We spend a fair amount of time poking around the ‘net to find interesting information to share with you, gentle reader, and came upon the blog Coffee Like Wine that discusses artisan coffee and wine experiences had by its San Francisco-based writer.
Providing feedback on everything from different bay city cafes to cupping events to the flavors of single origin beans, this blog has a ton of great subjective information from an avid connoisseur. Check it out!
For many of us, the image of Juan Valdez is synonymous with coffee beans: The seemingly humble, weather-wizened old man donning a sombrero and a coffee-filled satchel who arrives each morning in your kitchen to fill up your Mr. Coffee. But Colombia’s posterchild has aged, slipping from his place as the 2nd largest producer in the world and suffering the ails of economic hiccups and hardships.
Out-produced by Vietnam about 8 years ago, a steady decrease in new farmers and an aging agricultural tradition, the Colombian government has decided to refocus and spur growth in their largest agricultural export. Economic influences unfortunately took down a number of plantations, and many families with an agricultural history closed down their farms because of an inability to support themselves on the meager revenues their exploits produced. Some went into new careers, such as working in a bakery, while others opted to plant a much more sought-after crop: Coca, the basis for cocaine. Over the past couple of years, however, the Colombian government has begun to invest capital in a renovation of sorts, setting up younger farmers on plantations with younger coffee plants in the hope of revitalizing their participation in the international coffee community.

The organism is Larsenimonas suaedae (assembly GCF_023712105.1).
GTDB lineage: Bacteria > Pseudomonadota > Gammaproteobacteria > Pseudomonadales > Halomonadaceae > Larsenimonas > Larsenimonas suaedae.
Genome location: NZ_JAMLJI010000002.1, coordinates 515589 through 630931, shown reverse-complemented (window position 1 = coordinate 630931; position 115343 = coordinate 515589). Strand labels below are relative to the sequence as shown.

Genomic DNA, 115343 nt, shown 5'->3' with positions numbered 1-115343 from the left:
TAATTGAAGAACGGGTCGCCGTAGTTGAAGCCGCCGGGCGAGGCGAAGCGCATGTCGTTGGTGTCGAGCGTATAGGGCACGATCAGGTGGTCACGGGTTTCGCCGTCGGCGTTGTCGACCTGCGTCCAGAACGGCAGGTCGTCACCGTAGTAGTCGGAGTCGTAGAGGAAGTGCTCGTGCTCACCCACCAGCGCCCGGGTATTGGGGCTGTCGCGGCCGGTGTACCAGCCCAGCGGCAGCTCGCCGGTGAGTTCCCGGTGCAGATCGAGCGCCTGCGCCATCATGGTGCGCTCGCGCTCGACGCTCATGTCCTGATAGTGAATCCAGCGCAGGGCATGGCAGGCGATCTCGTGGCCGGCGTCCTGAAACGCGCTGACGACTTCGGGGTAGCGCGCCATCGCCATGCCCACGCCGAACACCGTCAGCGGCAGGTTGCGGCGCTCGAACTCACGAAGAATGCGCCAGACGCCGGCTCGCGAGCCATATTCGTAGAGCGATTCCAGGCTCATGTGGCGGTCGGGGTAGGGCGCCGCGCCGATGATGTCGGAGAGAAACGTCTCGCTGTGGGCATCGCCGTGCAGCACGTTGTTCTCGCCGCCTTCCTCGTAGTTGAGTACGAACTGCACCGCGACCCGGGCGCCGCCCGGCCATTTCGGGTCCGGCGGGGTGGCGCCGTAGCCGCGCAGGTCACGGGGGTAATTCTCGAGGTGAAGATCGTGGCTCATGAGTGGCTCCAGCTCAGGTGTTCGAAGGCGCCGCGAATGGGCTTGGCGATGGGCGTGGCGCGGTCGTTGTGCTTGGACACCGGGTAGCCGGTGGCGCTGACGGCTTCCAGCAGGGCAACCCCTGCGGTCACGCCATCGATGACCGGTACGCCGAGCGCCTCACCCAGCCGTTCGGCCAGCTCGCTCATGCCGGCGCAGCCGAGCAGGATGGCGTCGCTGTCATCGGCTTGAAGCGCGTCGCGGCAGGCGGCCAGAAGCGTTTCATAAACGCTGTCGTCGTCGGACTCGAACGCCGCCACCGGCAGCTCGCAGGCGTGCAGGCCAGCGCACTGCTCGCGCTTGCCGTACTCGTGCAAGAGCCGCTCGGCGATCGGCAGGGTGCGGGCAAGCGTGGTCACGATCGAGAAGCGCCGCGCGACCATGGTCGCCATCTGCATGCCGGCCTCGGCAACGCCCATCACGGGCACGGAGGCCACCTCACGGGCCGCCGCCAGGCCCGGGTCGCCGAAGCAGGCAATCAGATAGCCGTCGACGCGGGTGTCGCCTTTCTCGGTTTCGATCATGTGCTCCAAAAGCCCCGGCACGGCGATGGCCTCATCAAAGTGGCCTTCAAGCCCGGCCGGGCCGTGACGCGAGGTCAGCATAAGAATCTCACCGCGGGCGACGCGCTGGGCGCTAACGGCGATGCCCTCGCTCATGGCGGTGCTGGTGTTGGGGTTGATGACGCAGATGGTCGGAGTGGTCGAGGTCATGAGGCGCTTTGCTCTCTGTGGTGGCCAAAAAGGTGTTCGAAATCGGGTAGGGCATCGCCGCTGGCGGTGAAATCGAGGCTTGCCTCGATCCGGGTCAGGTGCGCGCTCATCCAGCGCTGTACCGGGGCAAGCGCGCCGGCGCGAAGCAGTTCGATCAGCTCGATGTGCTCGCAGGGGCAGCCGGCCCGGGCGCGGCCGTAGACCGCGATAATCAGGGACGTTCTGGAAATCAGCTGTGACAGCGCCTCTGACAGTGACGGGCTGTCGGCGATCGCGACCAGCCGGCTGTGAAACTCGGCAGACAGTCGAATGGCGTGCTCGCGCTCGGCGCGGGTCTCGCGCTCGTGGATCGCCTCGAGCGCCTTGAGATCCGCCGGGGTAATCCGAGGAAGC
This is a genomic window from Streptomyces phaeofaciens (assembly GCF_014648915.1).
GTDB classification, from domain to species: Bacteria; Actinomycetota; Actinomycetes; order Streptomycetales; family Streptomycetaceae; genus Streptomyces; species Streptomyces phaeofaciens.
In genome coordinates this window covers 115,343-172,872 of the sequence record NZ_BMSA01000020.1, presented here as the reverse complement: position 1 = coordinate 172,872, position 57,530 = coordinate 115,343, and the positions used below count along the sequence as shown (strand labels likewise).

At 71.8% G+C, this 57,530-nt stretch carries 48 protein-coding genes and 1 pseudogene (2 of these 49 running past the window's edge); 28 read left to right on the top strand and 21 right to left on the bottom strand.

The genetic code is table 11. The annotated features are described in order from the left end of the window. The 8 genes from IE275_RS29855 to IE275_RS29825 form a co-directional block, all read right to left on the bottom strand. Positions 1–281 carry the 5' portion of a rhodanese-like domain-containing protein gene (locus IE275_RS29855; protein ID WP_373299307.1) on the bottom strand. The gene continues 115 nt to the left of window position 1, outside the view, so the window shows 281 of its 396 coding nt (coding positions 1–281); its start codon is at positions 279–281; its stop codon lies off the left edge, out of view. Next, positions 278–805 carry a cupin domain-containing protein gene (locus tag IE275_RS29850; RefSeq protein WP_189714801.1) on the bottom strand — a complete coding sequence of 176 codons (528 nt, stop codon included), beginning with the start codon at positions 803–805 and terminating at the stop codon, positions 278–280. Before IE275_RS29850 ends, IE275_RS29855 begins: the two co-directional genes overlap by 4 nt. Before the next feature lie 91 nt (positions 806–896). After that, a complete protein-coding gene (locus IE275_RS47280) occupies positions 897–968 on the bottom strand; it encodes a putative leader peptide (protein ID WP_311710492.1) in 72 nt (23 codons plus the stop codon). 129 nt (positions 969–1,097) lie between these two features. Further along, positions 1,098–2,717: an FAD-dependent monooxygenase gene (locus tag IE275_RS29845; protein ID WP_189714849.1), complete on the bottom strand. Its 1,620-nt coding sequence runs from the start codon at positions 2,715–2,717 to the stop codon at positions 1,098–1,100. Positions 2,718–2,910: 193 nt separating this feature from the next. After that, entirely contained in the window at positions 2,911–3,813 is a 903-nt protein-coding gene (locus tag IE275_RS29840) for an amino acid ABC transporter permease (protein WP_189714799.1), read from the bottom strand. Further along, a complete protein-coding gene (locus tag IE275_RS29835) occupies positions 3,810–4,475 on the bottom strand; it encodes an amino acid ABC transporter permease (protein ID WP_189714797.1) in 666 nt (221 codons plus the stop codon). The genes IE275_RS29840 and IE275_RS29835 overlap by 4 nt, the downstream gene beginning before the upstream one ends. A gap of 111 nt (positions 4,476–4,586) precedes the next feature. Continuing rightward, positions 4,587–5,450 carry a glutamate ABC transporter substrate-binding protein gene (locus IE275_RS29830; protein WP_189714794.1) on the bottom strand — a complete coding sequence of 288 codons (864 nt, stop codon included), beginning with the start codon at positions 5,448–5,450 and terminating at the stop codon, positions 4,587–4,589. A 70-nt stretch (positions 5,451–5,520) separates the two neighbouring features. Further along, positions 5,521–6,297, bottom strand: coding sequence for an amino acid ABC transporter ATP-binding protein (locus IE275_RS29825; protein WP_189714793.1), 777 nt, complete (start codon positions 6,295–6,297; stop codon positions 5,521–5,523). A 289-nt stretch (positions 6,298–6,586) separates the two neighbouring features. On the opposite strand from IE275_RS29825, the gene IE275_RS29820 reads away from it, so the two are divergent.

They have a couple of challenges, however, that might keep them from ever playing ball at the 2nd tier again: They grow arabica, while Vietnam grows the much heartier robusta, and their sloped terrain makes it impossible for them to use machines in their harvest like the Brazilians. But with a reputation for rich bodied coffee and a growing international appreciation for the quality of handmade goods, Colombian coffee may well be on its way back to posterchild status.